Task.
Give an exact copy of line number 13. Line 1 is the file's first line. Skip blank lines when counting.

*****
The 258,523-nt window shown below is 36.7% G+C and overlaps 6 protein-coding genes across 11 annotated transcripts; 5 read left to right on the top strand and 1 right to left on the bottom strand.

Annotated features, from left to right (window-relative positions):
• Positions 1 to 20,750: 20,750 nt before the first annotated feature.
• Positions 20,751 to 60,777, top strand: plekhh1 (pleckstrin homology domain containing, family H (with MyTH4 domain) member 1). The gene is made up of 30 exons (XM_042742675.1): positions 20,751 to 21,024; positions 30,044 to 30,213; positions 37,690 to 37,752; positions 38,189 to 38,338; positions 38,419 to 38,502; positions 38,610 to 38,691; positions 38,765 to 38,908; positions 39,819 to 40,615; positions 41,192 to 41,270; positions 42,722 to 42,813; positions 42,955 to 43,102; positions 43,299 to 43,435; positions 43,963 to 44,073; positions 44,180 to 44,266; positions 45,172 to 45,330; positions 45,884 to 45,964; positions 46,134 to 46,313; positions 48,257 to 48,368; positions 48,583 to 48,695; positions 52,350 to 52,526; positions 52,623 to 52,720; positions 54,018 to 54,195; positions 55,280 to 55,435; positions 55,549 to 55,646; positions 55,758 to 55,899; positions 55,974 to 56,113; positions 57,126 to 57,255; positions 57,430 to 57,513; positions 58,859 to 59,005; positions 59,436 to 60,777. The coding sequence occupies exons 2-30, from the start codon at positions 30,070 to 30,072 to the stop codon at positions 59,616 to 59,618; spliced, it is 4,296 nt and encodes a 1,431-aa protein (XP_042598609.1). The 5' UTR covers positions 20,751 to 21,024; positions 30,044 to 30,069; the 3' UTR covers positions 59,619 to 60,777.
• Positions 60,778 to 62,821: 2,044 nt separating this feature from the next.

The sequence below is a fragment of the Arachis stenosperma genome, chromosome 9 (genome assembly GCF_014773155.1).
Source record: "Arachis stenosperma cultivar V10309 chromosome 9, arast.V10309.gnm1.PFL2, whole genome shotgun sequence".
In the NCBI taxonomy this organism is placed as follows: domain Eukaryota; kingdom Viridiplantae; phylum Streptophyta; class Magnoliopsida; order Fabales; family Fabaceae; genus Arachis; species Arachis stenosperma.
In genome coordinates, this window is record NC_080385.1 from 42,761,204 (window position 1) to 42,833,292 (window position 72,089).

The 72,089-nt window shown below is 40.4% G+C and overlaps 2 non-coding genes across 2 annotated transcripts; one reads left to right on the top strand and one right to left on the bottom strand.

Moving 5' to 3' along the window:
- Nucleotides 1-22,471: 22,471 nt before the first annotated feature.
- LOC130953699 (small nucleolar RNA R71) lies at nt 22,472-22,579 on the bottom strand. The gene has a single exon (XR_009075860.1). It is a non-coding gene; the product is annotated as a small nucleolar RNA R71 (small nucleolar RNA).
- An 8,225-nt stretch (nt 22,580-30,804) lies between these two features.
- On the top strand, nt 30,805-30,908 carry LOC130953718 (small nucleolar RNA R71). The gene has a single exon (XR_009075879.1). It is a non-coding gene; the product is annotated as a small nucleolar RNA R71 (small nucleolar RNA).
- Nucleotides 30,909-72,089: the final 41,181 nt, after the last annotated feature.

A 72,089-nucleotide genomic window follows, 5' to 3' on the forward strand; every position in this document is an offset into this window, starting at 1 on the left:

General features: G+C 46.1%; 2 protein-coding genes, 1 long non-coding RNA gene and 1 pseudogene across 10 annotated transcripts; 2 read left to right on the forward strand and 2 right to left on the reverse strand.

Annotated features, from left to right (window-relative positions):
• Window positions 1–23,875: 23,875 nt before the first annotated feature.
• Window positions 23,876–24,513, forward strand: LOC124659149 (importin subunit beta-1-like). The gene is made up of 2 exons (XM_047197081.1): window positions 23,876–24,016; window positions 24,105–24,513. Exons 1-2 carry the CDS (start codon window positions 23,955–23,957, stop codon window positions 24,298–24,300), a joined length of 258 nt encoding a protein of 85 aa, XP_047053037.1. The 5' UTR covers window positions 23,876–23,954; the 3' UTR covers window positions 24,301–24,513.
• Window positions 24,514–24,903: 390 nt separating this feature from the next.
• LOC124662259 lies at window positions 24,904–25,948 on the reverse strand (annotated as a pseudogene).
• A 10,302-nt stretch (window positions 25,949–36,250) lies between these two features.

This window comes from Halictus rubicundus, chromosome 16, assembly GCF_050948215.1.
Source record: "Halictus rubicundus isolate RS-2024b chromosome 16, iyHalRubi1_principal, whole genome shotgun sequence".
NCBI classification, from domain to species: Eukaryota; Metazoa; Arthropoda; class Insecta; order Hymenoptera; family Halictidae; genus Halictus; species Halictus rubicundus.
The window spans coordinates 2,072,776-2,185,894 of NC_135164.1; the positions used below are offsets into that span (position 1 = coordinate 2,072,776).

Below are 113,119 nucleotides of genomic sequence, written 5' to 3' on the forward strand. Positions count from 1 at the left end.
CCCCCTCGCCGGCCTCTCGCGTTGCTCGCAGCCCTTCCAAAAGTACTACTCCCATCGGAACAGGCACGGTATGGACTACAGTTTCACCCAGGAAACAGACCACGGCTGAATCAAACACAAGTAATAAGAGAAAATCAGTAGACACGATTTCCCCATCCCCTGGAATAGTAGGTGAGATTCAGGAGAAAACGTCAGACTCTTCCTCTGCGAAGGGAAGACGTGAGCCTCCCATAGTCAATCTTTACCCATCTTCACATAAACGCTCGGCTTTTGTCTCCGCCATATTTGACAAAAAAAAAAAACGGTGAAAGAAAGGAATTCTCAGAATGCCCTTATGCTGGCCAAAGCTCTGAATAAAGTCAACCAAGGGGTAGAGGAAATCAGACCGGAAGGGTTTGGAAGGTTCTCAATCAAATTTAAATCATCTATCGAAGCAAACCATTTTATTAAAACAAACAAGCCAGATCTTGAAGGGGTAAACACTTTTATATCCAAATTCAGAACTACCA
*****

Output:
- LOC130953699 (small nucleolar RNA R71) lies at nt 22,472-22,579 on the bottom strand. The gene has a single exon (XR_009075860.1). It is a non-coding gene; the product is annotated as a small nucleolar RNA R71 (small nucleolar RNA).